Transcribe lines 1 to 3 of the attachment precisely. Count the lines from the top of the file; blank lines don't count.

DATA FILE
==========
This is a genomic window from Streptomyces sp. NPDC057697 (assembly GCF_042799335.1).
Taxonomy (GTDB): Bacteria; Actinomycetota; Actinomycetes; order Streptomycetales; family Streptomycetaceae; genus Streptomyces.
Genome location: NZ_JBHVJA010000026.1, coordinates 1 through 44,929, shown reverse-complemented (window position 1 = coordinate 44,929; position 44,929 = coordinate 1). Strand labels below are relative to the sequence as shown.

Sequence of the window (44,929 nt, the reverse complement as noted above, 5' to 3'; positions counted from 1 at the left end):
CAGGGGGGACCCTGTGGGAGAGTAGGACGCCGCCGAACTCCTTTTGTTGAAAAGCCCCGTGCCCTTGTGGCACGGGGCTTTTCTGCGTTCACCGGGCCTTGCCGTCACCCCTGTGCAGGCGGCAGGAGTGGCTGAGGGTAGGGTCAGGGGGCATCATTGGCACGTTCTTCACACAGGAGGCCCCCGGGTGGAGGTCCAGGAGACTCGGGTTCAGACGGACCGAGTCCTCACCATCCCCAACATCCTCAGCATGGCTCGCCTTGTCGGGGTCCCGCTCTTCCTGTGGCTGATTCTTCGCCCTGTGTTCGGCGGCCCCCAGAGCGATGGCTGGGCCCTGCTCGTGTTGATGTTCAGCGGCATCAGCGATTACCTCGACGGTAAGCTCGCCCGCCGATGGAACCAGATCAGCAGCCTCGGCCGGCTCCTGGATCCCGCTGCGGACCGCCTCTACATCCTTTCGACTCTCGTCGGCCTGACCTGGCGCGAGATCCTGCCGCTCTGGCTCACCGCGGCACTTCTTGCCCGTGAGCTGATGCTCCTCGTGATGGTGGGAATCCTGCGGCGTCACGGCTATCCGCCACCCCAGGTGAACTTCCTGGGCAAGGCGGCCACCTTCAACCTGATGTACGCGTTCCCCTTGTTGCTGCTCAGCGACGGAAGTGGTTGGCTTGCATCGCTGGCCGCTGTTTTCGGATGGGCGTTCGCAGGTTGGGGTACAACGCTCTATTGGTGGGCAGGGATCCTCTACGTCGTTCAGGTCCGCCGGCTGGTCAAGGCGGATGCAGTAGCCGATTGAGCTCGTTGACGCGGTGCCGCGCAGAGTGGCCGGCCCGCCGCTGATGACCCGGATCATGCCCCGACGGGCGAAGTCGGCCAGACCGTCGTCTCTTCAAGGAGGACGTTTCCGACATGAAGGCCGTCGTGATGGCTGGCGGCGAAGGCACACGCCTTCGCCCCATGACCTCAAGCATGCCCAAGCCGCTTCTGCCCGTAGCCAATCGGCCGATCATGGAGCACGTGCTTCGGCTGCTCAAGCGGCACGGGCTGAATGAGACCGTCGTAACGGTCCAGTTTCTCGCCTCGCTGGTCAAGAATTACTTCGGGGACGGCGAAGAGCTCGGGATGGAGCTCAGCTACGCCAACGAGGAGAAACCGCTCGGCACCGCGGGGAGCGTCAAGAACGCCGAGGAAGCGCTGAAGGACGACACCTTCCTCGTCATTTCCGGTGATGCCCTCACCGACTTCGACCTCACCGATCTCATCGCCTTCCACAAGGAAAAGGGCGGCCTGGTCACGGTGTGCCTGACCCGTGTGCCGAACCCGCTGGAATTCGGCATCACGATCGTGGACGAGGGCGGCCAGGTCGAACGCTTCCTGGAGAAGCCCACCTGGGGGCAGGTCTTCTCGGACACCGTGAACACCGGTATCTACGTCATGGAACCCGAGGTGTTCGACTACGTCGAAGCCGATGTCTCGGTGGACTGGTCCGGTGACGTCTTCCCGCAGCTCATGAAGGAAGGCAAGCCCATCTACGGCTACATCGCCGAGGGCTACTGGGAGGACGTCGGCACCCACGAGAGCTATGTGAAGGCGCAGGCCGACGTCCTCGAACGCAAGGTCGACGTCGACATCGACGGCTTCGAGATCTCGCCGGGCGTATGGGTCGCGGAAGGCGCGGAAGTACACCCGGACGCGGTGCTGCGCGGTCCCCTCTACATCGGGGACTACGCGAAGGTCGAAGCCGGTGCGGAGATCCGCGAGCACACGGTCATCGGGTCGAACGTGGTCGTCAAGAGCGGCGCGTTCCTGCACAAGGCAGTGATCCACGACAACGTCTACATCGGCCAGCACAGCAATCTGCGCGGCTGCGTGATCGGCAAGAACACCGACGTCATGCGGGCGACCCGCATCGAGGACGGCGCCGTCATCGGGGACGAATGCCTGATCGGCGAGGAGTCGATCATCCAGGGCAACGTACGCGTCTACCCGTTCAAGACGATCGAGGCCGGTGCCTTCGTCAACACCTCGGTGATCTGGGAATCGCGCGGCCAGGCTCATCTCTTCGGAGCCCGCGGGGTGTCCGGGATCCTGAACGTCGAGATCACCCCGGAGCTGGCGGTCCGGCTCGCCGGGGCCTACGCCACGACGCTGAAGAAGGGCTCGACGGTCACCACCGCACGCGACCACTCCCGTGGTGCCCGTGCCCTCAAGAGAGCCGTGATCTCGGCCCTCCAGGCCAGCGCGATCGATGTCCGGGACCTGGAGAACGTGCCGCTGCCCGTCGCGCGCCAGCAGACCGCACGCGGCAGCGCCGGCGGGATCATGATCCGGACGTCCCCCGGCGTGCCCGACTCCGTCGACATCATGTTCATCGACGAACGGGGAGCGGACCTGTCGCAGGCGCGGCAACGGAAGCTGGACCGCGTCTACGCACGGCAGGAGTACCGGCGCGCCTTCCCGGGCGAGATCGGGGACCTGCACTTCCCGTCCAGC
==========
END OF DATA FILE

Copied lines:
This is a genomic window from Streptomyces sp. NPDC057697 (assembly GCF_042799335.1).
Taxonomy (GTDB): Bacteria; Actinomycetota; Actinomycetes; order Streptomycetales; family Streptomycetaceae; genus Streptomyces.
Genome location: NZ_JBHVJA010000026.1, coordinates 1 through 44,929, shown reverse-complemented (window position 1 = coordinate 44,929; position 44,929 = coordinate 1). Strand labels below are relative to the sequence as shown.